The Inside Scoop on Writing Classes: Phony or Profitable?

Monday was the final day of the writing class I had taken for my summer at Duke. It had started 5 pm, and continued on until 11 pm.  Why? Well, we had 4 notebook presentations (one of which was mine) and 4 short stories to critique, one of which took a full fucking hour, but we’ll get to that later. I never really held a place in my heart for writing classes. I always thought they would be full of way too many pretentious snobs, but when I found out that Duke had a minor for creative writing, I had to jump all over it. And luckily there was a class available that would fit my summer schedule perfectly and give me a creative writing credit. So I signed up, hoping for the best. I was both looking forward to it and dreading it at the same time;

My class was interesting on multiple levels. It was a rather diverse group. I was the youngest of the bunch (but it didn’t seem to matter too much, except for when they teased me :P. Thanks, guys). Of the twelve students, I was one of four black students, and one of two black girls. There were a few sorority and fraternity member, and a few selective living group members. I was impressed that it wasn’t just the same archetypes that you would expect.

Going through class, I hadn’t expected for the poetry section to be so significant. The class was titled, Into to Creative Writing. And before you just write me off as stupid for not checking the class description, I did. It wasn’t very lengthy, nor were there any reviews for the professor on RateMyProfessor, so I was going into this blind by default. I’m not the type of person to just chuck out poetry. Nope, I’m more of a fiction novelist (though I’ve never actually published anything yet. Maybe one day…), so I was completely out of my element. I also hate the type of poetry that’s all fluffy and has some uber deep meaning that takes an hour to decode… which is what we focused on.

Though the style of the poetry was not to my liking, at least the main poetry book that we read was decent. I enjoyed reading the book, although I probably wouldn’t have read in on my own this summer (I’m in the midst of a research essay, so pleasure reading has been put to the back burner).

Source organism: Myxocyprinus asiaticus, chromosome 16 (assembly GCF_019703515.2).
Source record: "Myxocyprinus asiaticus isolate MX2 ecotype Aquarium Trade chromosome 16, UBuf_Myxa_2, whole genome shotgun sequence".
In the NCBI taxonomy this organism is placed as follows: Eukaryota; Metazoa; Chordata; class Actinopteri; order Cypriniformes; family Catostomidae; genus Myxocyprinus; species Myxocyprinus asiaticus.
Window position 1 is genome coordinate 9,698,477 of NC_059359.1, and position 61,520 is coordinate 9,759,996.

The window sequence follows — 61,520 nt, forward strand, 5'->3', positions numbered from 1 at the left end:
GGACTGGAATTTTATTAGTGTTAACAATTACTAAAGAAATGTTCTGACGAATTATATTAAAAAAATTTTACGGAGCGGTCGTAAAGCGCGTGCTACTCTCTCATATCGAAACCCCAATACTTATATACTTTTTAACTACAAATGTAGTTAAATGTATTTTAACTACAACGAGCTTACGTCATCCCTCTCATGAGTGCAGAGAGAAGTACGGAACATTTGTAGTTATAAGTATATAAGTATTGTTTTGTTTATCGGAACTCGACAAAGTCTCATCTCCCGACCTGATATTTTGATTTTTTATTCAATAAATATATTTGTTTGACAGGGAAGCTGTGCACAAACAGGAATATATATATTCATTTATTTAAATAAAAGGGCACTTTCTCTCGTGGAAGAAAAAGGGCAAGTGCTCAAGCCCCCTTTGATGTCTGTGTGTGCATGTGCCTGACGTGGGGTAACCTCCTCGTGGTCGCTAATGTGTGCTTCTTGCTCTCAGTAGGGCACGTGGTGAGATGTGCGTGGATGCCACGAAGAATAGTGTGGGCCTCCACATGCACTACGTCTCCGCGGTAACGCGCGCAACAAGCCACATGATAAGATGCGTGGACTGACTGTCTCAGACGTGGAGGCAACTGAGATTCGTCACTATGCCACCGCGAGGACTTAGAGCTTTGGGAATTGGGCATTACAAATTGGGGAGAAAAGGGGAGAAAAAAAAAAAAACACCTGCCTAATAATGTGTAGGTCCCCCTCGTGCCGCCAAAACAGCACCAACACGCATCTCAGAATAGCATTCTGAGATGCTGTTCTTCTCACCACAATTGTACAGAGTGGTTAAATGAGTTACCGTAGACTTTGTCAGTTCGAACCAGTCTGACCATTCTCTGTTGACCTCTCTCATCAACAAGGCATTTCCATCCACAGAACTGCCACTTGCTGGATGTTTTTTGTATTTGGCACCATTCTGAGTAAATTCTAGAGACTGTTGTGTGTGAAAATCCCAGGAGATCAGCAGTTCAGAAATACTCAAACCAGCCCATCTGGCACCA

The critiques I got from most of the classmates were actually pretty good. Not usually one to do poetry, I found it helpful receiving comments from my peers. The professor was pretty good, and he provided a lot of insight, but I did get a little tripped up by the grading rubric. There was none. Except that there was. Confused? So was I.

The critique I received from the professor followed a sort of pattern. It turned out that every single time I had an assignment to turn in, I was always asked to cut out parts of it. And I knew going in not to be married to parts of my work, as it was a draft, but I’m talking about something different. Every single he tended to prefer my writing without the main point. Like…… Huh? So you want me to write my poem, but without the meat of the story? I couldn’t wrap my head around it.

The last class was a doozy. We had been assigned to present part of our notebooks we were assigned to write in, which was fine, except for I’m weird. I am only going to give you the basics of my mind unless you indicate otherwise. Nobody had indicated otherwise, but of course, that was what we were supposed to do. So I went up there and gave my boring ass presentation.

The problem I had was when we went on for a full hour for one girl’s short story. She was the type of girl who you would expect to be in a writing class. Always liking to play with the beauty of the words. Her story was full of beautiful combinations of words, but I couldn’t follow it. Even the professor took awhile to get the grasp of it. I felt bad because when she explained the story it was actually really beautiful.

All in all, it was a pretty decent experience. I probably wouldn’t have taken it if it weren’t for my minor given the poetry, but it was a nice experience and I am looking forward to being completely done with it by this weekend.


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